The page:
Skip to main content

The new graduate job blues.....

We have this science graduate who got his biology degree this year with a magna cum laude to show and now is quite in the dumps. After having won accolades from the university like best thesis research and of course the McL plaudit, he applied to work for a top notch hospital as part of the research team dealing with patient satisfaction. Given the good scholastic record he has, he got accepted.

But one month into the job he quit. The reason is that he was placed under job training first (where he got a pay he did not expect to get) and the change of orientation from the grade oriented life as an undergraduate to the output and team building orientation of life in the corporate private sector was quite of a shocker. He complained to me about "poor labour practices". And this leads me to think that our undergraduate training philosophies are horribly out of sync with what is to be expected in the world at large. Note that I refuse to use the cliche "real world" since academe is a kind of real world too however strange that may be. LOL!

Of course developing core competencies in discipline related content are important in undergraduate training and but this should be at the beginners level. Part of the training here is developing a realistic view of students' lives once they graduate. Schools try to do this by having on-the-job training in industry but from my experience HR people in industry still consider these students as students and not apprentices.

At one Manila company involved in niche tourism, students were treated as apprentices more than OJT students and were considered employed. But then they had a professional supervise these students. The CEO of that company told me that this strategy is less expensive than in training new hires.

But many students are not aware of labour practices. Schools should orient students on these realities so that they would know what to expect under the law (which protects their rights). This is to be taken under career advising. But in schools, career advice is dished out by people who are not really in close supervision of the student. They base their advice on grades and other personal information that the student presents. But the person who can advise a student in his career is the major prof. But there are many students and profs have other things to do.

But the reality is that you get to know if you have been educated is when you are in the world at Show alllarge. And the learning curve out there is steep.

As for our McL biology grad, we know that he should proceed to grad school! But we let him figure that thing for himself.


Popular posts from this blog

Kartilla of the Katipunan

In celebration of Andres Bonifacio Day on Nov 30, I am blogging my English translation of the Katipunan's Code of Ethics or Kartilla (Kartilya). Recruits to the revolutionary association had to learn these by heart. The code was first written by Emilio Jacinto. The Kartilya remains as relevant today as in 1896 .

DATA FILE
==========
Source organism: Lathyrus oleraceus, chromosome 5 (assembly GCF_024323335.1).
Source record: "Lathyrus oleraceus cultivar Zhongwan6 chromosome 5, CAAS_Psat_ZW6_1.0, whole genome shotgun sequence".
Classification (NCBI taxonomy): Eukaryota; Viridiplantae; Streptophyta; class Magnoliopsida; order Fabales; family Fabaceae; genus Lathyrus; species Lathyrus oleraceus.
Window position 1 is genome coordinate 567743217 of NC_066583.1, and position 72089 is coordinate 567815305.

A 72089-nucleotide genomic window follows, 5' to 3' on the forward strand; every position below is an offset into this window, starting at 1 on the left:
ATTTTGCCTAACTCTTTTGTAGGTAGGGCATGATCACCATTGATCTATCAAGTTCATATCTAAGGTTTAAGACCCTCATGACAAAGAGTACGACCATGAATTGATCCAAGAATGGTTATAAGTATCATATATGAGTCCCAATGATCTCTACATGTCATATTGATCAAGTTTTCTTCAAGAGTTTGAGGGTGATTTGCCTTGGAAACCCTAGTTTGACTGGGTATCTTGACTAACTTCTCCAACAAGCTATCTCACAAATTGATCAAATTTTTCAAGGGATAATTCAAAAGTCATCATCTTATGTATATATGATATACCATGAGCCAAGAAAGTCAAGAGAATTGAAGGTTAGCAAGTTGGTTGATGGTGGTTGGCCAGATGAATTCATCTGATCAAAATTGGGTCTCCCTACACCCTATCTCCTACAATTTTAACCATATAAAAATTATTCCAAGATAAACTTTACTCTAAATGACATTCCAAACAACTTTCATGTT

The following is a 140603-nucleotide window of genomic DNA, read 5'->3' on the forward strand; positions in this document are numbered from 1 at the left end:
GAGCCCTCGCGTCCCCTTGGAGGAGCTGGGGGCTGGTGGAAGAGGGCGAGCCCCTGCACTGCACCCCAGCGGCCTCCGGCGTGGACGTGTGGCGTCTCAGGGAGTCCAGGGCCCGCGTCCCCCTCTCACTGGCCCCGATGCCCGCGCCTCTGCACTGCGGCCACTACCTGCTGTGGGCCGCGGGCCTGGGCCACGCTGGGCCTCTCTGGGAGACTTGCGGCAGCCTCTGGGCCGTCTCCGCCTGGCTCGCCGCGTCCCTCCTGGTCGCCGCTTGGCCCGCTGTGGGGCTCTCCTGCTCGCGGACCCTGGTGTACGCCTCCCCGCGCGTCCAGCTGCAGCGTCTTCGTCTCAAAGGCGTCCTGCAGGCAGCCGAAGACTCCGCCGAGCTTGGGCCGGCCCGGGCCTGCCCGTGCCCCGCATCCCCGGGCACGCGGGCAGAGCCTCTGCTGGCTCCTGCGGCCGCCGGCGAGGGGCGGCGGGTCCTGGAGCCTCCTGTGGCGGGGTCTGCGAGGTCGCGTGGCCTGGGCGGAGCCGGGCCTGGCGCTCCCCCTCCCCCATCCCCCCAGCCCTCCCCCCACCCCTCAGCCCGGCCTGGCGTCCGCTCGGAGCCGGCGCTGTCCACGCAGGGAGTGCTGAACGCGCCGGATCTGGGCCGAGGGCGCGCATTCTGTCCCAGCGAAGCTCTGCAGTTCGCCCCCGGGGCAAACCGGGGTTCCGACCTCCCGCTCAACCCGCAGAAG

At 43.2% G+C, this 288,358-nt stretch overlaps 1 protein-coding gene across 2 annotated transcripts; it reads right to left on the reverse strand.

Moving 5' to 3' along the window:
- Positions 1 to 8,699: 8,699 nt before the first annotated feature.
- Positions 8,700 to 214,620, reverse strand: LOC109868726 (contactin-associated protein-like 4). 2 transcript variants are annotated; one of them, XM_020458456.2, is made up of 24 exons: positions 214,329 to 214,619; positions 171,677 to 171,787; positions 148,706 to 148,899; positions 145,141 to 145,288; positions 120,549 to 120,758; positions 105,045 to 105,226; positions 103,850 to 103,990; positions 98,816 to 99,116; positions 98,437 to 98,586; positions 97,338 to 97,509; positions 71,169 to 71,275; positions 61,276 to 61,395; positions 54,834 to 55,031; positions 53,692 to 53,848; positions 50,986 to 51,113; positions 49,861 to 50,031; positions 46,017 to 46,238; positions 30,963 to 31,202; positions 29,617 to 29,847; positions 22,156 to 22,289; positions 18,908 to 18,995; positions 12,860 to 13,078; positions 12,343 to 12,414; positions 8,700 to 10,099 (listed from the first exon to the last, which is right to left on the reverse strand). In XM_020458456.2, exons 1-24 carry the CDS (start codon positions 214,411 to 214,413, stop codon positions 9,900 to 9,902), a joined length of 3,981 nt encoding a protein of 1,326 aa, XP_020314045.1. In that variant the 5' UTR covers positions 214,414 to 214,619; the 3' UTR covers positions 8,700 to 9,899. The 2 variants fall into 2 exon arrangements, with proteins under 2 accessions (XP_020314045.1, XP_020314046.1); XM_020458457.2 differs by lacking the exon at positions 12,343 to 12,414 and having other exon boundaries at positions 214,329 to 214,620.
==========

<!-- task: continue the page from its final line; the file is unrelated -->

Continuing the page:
My apologies for errors in translation. I know there are better translations than this one.

1) A life not spent for a holy and noble cause is like a tree without shade or a noxious weed.

2) Acts that stem from pride and selfishness do not come from a desire to help others..

3) True holiness comes from helping others, charity towards others and the measure of such is in each reasonable act or word.

4) Dark or white your skin may be, all men are equal though one may be greater in knowledge, material wealth, beauty these do not add to one’s humanity.

5) Those who are men of goodwill put honour before concern for self and those who do no good puts the self before honour.

6) For an ho…

President Manuel Luis Quezon's Code of Ethics

Being a denizen of Kyusi, in honour of the man who gave my city its name and for being the most colourful prez the Philippines ever had, I have the pleasure to post Manuel L Quezon's Code of Ethics on his birthday. Let us profit from the wisdom of the Kastila.

1. Have Faith in the Divine Providence that guides the destinies of men and nations.

2. Love your country for it is the home of your people, the seat of your affection and the source of your happiness and well-being. It's defense is your primary duty. Be ready to sacrifice and die for it if necessary.

3. Respect the Constitution which is the expression of your sovereign will. The government is your government. It has been established for your safety and welfare. Obey the laws and see that they are observed by all and that public officials comply with their duties.

4. Pay your taxes willingly and promptly. Citizenship implies not only rights but obligations.

5. Safeguard the purity of suffrage and abide by the decisions of the…

Simoun's lamp has been lit, finally.. not by one but by the many!

"So often have we been haunted by the spectre of subversion which, with some fostering, has come to be a positive and real being, whose very name steals our serenity and makes us commit the greatest blunders... If before the reality, instead of changing the fear of one is increased, and the confusion of the other is exacerbated, then they must be left in the hands of time..."
Dr Jose Rizal "To the Filipino People and their Government"
Jose Rizal dominates the Luneta, which is sacred to the Philippine nation as a place of martyrdom. And many perhaps all of those executed in the Luneta, with the exception of the three Filipino secular priests martyred in 1872, have read Rizal's El Filibusterismo. Dr Rizal's second novel is a darker and more sinister one that its prequel but has much significance across the century and more after it was published for it preaches the need for revolution with caveats,  which are when the time is right and who will instigate it.